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How to safely erase your old hard drives once and for all

Since the Helpdesk launched last year, we’ve received tons of requests for the best ways to store different kinds of data in our lives: think voicemails, conversations, and even cherished home videos.

However, judging by the state of our shared inboxes, the opposite is also true. Many of you are just as eager to know how to make some of your data disappear completely, whether it’s being spread on social media or locked up on old hard drives sitting around the house.

“I have several old computers that I’d like to donate to school charities,” one reader wrote in an email. “I have erased the information on the hard drive, but have heard that simply deleting data does not remove it completely. Can you tell me how to securely erase data from a computer?”

Unfortunately, they heard it right: Just because you deleted a file on your computer and emptied the Recycle Bin, doesn’t mean it’s gone forever. Making sure those files are properly gone takes some extra work, but if you’re considering donating, selling, or even recycling an old computer with a hard drive, it’s definitely worth putting the time into it.

“There are so many stories of people buying used computers online and recovering data,” said Andrés Arrieta, director of consumer privacy engineering at the Electronic Frontier Foundation. “It’s pretty scary. It’s your whole life there.”

If you’re serious about keeping your data from potentially prying eyes, here’s how to securely erase your old hard drives.

For hard drives in a working computer

If you can actually boot and use the computer you’re trying to get rid of, consider yourself lucky. Fortunately, with the right software, the process can be simple. Fortunately, in some cases the operating system the computer is running already has everything you need to securely erase the hard drive.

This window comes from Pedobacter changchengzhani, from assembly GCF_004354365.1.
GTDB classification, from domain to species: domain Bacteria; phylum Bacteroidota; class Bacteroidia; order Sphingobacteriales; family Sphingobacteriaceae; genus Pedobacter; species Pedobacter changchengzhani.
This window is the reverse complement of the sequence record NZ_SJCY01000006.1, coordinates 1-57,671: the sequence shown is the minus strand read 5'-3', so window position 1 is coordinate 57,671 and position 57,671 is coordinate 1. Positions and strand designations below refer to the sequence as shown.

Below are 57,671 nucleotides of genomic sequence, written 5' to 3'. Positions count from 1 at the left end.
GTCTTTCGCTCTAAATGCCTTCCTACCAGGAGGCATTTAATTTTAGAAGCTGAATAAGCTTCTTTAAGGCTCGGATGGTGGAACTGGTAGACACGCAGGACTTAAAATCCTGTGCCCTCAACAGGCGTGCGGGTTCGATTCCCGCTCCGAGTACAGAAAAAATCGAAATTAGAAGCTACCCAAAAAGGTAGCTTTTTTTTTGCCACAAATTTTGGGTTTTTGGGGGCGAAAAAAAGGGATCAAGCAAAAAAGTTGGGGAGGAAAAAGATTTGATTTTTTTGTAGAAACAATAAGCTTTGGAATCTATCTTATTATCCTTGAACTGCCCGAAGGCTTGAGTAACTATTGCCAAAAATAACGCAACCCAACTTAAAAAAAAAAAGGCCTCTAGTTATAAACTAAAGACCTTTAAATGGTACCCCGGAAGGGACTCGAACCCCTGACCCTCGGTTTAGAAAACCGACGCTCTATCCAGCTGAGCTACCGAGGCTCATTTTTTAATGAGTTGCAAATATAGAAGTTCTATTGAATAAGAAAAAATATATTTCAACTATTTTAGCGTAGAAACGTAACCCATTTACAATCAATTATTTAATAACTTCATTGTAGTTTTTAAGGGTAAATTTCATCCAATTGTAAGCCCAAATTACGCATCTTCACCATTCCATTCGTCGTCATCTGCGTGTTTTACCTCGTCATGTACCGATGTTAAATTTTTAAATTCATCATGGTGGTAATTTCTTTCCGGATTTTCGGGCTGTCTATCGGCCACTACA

• Click the Settings icon and then click “Change PC Settings”
  • Click on Update and Restore, followed by “Restore”
  • Under the Remove everything and reinstall Windows heading, click “Get Started”
  • When prompted, select the option “Completely clean the drive”
  • Click the Windows button in the lower left corner and then the gear-shaped Settings icon
  • Click Update & Security and then “Recovery” in the sidebar
  • Under ‘Reset this PC’, click ‘Get started’ and then ‘Remove everything’
  • When you get to the “Additional Settings” screen, click on “Change Settings” and make sure the “Clean data” and “Delete files from all drives” options are enabled
  • Click the Windows button in the toolbar and then the gear-shaped Settings icon
  • Click on Windows Update. Then click on Restore and select Reset PC option
  • Choose “Remove everything” and click on “Change settings” to ensure that the “Clean data” option is enabled

For computers running even older versions of Windows — like Windows XP, Vista, or 7 — you may have to go elsewhere for the right tools. The EFF also recommends using free apps like BleachBit and DBAN for securely erasing individual files and entire hard drives, respectively.

These may also come in handy if you’re also using more recent versions of Windows. These apps are great for dealing with particularly sensitive data that you want to get rid of, or when you want more control over how your hard drive is erased and overwritten.